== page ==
|The Cause of His Death|
Researchers continue to investigate
of Tutankhamun's premature death. Bob
Brier, a mummy specialist from Long Island University, has been
tracking down clues that indicate Tutankhamun may have been
killed by his elderly chief advisor and successor, Ay.
An X-ray of his skull revealed a calcified blood clot at its base. This could have been caused
by a blow from a blunt implement, which eventually resulted in death.
The Saga of Tutankhamen's Skull X-rays
King Tut Not Murdered Violently, CT Scans Show.
The painting in Tutankhamun's burial chamber depicts
Ay at the "opening of the mouth" ceremony,
giving life and breath to the young deceased pharaoh. Ay, a commoner, is
wearing the leopard skin of a high priest and
the crown of a pharaoh. Since Tutankhamun did not have a child to succeed
him, it appears that Ay decided to seize the crown and declare himself
King of Egypt.
There were at least two other deaths following that of Tutankhamun. His young wife Ankhesenamum pleaded with the king of the Hittites to send her one of his sons for a husband. She did not want to marry a servant, such as Ay. A son was sent, but he was murdered before he arrived.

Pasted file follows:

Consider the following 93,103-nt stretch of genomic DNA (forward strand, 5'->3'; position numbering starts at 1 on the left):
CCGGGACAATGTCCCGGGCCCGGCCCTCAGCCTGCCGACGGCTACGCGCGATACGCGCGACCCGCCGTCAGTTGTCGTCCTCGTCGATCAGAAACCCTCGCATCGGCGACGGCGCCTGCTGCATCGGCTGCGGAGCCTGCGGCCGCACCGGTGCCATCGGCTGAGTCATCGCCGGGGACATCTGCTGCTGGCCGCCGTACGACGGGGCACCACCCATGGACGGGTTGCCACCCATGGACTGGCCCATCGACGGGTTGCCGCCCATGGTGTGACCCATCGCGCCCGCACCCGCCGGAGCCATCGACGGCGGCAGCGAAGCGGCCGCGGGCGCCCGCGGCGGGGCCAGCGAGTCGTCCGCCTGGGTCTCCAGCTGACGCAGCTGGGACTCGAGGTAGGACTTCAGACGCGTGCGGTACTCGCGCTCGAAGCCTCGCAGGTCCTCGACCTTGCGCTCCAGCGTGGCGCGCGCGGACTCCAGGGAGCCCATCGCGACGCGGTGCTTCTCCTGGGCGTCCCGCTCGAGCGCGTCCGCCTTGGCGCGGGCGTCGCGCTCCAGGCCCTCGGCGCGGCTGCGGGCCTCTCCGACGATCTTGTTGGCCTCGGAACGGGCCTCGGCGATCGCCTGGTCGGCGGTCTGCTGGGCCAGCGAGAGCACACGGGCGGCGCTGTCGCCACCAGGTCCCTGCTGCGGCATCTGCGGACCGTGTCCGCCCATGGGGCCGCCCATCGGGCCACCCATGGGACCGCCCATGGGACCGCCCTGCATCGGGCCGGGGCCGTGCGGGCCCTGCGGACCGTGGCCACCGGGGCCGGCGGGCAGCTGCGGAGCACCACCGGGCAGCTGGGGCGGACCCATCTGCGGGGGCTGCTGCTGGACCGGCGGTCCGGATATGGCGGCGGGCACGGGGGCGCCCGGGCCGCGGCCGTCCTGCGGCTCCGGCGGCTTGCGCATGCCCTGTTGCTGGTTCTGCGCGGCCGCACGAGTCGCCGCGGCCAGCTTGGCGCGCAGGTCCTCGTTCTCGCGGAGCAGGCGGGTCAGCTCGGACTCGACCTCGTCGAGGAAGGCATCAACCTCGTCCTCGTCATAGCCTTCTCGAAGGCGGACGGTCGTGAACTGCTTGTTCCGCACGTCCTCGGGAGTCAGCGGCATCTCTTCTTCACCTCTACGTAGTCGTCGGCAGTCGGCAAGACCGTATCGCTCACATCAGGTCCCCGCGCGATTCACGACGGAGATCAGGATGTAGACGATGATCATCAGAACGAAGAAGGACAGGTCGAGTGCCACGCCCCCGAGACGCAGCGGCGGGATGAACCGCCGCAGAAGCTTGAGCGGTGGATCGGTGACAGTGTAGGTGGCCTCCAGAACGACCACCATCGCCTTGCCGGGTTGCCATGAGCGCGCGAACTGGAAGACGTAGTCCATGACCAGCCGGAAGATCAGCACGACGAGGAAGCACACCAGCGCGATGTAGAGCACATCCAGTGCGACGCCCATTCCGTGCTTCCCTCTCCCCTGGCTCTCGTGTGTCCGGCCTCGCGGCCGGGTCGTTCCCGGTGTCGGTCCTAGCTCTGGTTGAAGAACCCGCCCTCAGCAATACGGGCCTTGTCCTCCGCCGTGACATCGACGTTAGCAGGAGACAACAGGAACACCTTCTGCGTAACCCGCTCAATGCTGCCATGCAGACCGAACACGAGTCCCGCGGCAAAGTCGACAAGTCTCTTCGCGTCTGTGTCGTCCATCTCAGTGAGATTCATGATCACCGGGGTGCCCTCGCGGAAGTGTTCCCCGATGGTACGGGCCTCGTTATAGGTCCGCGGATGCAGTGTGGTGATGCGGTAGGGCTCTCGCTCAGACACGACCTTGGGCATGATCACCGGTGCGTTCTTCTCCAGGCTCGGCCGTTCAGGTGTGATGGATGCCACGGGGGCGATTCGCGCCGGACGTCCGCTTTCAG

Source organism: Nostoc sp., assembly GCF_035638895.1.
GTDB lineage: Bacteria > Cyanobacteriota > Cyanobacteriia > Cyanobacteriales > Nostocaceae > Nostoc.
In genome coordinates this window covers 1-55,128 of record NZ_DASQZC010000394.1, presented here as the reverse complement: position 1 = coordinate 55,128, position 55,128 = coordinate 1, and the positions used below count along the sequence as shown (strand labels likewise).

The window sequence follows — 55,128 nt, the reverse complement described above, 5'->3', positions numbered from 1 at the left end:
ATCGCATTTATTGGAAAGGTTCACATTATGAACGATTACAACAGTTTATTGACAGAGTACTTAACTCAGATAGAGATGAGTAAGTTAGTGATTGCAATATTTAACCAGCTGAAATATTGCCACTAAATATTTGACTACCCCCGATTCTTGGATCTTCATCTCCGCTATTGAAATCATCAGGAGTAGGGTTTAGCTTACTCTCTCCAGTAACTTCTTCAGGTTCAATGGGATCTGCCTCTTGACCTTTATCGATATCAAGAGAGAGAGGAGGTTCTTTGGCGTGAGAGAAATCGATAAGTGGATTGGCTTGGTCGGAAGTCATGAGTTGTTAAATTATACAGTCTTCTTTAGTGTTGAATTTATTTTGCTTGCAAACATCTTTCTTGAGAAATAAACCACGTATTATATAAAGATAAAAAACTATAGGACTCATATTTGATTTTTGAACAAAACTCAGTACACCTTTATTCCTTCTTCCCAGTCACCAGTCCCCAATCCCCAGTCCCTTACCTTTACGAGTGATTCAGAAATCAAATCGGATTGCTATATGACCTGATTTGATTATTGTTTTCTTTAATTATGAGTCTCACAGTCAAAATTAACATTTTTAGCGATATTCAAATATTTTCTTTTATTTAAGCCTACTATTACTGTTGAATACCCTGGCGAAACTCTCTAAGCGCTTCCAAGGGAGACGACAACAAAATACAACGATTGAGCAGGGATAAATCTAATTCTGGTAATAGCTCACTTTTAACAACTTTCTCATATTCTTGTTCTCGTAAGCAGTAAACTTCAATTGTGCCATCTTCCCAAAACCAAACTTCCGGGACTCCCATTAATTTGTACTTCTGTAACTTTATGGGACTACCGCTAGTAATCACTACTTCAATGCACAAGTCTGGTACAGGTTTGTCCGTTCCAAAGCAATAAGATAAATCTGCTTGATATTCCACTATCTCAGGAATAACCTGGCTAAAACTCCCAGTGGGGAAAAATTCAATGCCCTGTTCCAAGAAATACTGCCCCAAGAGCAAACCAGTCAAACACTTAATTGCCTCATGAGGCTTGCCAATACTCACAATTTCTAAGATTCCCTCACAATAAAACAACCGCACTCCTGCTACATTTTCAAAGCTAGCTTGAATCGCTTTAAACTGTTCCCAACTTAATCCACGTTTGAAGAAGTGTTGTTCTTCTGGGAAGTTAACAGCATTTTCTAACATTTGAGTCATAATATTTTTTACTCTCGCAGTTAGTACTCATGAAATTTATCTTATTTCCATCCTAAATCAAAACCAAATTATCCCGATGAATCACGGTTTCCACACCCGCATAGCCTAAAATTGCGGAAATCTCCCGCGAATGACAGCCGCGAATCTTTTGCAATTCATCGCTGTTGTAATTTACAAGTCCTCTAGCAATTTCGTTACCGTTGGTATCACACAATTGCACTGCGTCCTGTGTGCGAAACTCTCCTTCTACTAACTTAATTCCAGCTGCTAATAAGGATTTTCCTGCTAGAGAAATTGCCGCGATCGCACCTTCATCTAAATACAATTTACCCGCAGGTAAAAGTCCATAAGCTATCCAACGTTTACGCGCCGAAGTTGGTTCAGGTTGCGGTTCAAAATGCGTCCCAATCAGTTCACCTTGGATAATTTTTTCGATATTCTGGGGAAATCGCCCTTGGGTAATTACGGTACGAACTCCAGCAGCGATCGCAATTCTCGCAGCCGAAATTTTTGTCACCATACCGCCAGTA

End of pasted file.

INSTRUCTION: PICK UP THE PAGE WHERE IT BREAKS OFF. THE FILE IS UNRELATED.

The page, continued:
| Queen Ankhesenamun offers Tutankhamun a bouquet of flowers. Scene
taken from the lid of an ivory chest found in Tutankhamun's tomb.
Papyrus painting, modern
So who did Ankhesenamum marry? There is now evidence that she married Ay. A ring has been found with her cartouche inscribed next to his. Did Ay force her to marry him, thus legitimizing his claim to the throne? Within three years of Ay's death, Ankhesenamum disappeared. Could she also have been the victim of a serial killer?
What happened to Ay? He died within a few years of seizing the throne. His cartouches, which he had inscribed on temple walls, were eradicated, his tomb was robbed and vandalized, and his mummy disappeared. His name was also eliminated from the official list of pharaohs, as was that of Tutankhamun.
Another theory on Tutankhamun's death suggests that he was murdered by General Horemheb, a man of low birth who became one of Akhenaten's closest advisors. Under Tutankhamun, he was appointed commander-in-chief of the army and deputy of the king. Following the demise of Tutankhamun and Ay, Horemheb became pharaoh. During his reign, he had the names of Akhenaten, Tutankhamun and Ay removed from the royal list of pharaohs, which suggests that he had personal reasons for eradicating those rulers from the records.